Figure 2.

Illustration of cathodic and anodic exfoliations.

2. History prospective of graphite intercalation chemistry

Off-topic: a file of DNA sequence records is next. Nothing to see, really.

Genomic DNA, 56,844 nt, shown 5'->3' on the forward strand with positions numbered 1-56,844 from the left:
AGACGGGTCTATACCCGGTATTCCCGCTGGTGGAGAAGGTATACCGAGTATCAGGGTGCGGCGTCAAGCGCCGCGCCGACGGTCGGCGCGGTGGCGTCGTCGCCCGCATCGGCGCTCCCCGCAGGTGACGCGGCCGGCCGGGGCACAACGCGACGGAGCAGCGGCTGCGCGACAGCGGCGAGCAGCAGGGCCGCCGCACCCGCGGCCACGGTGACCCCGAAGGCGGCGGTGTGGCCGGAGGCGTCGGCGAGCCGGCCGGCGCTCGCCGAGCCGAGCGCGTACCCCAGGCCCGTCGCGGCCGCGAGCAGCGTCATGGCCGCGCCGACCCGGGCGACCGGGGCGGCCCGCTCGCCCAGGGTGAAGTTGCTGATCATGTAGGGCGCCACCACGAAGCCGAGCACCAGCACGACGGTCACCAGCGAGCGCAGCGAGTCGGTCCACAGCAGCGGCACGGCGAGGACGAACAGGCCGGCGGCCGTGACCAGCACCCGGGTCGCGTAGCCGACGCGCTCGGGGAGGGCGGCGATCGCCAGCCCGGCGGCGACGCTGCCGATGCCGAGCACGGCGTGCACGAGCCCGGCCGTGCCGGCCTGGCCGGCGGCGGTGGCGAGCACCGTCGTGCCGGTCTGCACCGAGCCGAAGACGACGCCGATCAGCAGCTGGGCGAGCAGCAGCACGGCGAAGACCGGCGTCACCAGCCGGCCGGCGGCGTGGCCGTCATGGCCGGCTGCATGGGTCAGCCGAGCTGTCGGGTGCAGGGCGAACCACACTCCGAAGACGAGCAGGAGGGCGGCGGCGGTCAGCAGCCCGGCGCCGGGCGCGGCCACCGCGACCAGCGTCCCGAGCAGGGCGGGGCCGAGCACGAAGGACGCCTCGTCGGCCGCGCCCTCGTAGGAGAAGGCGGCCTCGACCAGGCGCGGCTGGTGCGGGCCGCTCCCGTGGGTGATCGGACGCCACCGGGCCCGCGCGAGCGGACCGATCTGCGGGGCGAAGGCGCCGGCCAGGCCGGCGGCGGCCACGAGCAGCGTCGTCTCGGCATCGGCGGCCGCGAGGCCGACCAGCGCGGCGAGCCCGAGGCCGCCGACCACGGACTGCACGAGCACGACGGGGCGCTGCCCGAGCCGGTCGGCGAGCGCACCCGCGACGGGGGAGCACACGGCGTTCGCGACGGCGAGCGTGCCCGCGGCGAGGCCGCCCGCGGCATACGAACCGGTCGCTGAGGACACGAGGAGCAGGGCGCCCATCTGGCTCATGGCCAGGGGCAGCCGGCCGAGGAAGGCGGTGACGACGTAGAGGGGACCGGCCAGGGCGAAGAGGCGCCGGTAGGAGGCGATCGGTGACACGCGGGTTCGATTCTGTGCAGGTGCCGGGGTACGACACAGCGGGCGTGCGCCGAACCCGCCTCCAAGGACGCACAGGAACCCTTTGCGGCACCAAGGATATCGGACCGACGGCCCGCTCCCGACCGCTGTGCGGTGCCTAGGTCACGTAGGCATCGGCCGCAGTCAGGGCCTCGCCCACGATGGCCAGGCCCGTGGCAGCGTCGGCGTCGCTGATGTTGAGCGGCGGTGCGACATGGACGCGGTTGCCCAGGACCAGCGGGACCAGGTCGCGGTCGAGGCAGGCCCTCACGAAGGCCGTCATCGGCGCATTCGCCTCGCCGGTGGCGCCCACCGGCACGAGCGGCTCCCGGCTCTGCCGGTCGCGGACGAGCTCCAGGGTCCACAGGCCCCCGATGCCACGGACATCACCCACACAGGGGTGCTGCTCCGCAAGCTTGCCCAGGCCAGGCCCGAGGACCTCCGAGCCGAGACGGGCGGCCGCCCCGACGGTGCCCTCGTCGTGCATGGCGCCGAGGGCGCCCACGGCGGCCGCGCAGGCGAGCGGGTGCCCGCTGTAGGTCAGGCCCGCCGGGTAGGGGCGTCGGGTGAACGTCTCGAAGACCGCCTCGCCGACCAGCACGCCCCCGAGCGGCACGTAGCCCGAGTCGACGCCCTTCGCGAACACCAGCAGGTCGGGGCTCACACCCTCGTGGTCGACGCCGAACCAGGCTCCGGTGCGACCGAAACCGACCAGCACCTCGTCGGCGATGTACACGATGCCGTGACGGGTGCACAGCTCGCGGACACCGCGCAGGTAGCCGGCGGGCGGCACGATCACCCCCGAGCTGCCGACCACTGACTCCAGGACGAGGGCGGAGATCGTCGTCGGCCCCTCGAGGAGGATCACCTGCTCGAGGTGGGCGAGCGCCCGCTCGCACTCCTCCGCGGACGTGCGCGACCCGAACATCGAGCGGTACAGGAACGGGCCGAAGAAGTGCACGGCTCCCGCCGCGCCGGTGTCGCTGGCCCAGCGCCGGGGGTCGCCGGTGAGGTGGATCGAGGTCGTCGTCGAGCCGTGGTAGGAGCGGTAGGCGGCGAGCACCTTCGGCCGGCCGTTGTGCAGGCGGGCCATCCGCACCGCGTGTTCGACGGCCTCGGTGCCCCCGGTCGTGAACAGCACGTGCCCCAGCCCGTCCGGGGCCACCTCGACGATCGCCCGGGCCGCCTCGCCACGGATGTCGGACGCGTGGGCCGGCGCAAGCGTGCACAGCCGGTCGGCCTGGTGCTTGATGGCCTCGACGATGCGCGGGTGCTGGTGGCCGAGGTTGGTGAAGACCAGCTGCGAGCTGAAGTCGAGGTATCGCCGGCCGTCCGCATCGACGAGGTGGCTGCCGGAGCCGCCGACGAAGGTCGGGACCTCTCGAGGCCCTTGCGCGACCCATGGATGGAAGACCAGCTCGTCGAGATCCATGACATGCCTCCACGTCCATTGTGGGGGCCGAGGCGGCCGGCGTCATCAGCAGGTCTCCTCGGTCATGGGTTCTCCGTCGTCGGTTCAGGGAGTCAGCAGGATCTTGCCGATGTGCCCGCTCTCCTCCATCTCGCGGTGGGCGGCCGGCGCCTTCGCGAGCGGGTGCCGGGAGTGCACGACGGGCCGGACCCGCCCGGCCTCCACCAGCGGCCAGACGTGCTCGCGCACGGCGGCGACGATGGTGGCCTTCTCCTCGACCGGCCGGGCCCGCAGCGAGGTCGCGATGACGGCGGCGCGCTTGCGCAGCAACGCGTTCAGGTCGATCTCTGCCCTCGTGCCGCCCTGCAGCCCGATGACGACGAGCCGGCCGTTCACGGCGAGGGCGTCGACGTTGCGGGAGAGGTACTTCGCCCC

Graphite intercalation chemistry [63, 64] paves historical background path for the graphene, produced by electrochemically roots, the first step involves, typically, intercalation of ions in this respect. Scientists and engineers studied graphite intercalation compounds (GICs) over many decades, but exfoliation study of GIC was intensively increased to produce graphene/graphene-derivatives via characterization of graphene, employed by Geim and Novoselov [65]. A briefly reviewed of pre-graphene era work has been described here, included with the latest electrochemically produced graphene. GICs are identified, as numerous graphitic molecules resided between basic graphene sheets.. The intercalating molecules may play donor role in the graphitic network, otherwise, accept electrons (acting as accepters) to form chemically ionic-bond with graphite. Contrarily, a ternary GIC possibility prevails in the form of co-intercalated, acceptors and donors as well. GICs have interestingly presented considerable research study, owing to improved charming (electrical and electronic) properties relative to pure graphite. The very first reported literature on GIC was presented by Schafhäutl, in 1841 [66]. While, Various GICs methods have been promoted, producing the material under study, likewise, chemical photochemical and electrochemical synthetic approaches.